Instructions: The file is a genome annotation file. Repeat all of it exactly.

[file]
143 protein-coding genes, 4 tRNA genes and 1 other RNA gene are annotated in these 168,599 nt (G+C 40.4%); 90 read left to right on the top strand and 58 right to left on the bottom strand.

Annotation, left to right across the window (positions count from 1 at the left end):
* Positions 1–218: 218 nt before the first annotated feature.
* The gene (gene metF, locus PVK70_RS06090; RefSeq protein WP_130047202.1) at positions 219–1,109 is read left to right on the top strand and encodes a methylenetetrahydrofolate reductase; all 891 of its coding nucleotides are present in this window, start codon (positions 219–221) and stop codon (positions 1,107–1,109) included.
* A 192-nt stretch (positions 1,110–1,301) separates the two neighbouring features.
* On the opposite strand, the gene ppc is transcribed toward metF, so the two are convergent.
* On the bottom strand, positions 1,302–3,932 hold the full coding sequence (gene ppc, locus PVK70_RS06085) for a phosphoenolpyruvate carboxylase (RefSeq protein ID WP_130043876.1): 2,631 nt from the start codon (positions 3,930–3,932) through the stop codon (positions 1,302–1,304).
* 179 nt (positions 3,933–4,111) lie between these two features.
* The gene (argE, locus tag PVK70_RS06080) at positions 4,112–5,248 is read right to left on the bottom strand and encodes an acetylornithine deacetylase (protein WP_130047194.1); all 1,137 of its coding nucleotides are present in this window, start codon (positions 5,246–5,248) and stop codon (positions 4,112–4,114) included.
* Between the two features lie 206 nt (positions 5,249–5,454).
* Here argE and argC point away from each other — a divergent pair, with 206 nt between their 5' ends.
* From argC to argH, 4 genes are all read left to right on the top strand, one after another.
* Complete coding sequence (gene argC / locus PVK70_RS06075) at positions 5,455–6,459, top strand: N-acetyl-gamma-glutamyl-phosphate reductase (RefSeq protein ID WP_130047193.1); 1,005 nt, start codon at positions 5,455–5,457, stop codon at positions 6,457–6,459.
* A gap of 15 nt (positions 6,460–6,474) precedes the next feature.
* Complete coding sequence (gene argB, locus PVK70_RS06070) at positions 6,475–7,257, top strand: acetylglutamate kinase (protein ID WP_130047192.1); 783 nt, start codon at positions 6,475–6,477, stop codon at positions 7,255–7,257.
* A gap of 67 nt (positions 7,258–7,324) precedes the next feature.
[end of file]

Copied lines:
143 protein-coding genes, 4 tRNA genes and 1 other RNA gene are annotated in these 168,599 nt (G+C 40.4%); 90 read left to right on the top strand and 58 right to left on the bottom strand.

Annotation, left to right across the window (positions count from 1 at the left end):
* Positions 1–218: 218 nt before the first annotated feature.
* The gene (gene metF, locus PVK70_RS06090; RefSeq protein WP_130047202.1) at positions 219–1,109 is read left to right on the top strand and encodes a methylenetetrahydrofolate reductase; all 891 of its coding nucleotides are present in this window, start codon (positions 219–221) and stop codon (positions 1,107–1,109) included.
* A 192-nt stretch (positions 1,110–1,301) separates the two neighbouring features.
* On the opposite strand, the gene ppc is transcribed toward metF, so the two are convergent.
* On the bottom strand, positions 1,302–3,932 hold the full coding sequence (gene ppc, locus PVK70_RS06085) for a phosphoenolpyruvate carboxylase (RefSeq protein ID WP_130043876.1): 2,631 nt from the start codon (positions 3,930–3,932) through the stop codon (positions 1,302–1,304).
* 179 nt (positions 3,933–4,111) lie between these two features.
* The gene (argE, locus tag PVK70_RS06080) at positions 4,112–5,248 is read right to left on the bottom strand and encodes an acetylornithine deacetylase (protein WP_130047194.1); all 1,137 of its coding nucleotides are present in this window, start codon (positions 5,246–5,248) and stop codon (positions 4,112–4,114) included.
* Between the two features lie 206 nt (positions 5,249–5,454).
* Here argE and argC point away from each other — a divergent pair, with 206 nt between their 5' ends.
* From argC to argH, 4 genes are all read left to right on the top strand, one after another.
* Complete coding sequence (gene argC / locus PVK70_RS06075) at positions 5,455–6,459, top strand: N-acetyl-gamma-glutamyl-phosphate reductase (RefSeq protein ID WP_130047193.1); 1,005 nt, start codon at positions 5,455–5,457, stop codon at positions 6,457–6,459.
* A gap of 15 nt (positions 6,460–6,474) precedes the next feature.
* Complete coding sequence (gene argB, locus PVK70_RS06070) at positions 6,475–7,257, top strand: acetylglutamate kinase (protein ID WP_130047192.1); 783 nt, start codon at positions 6,475–6,477, stop codon at positions 7,255–7,257.
* A gap of 67 nt (positions 7,258–7,324) precedes the next feature.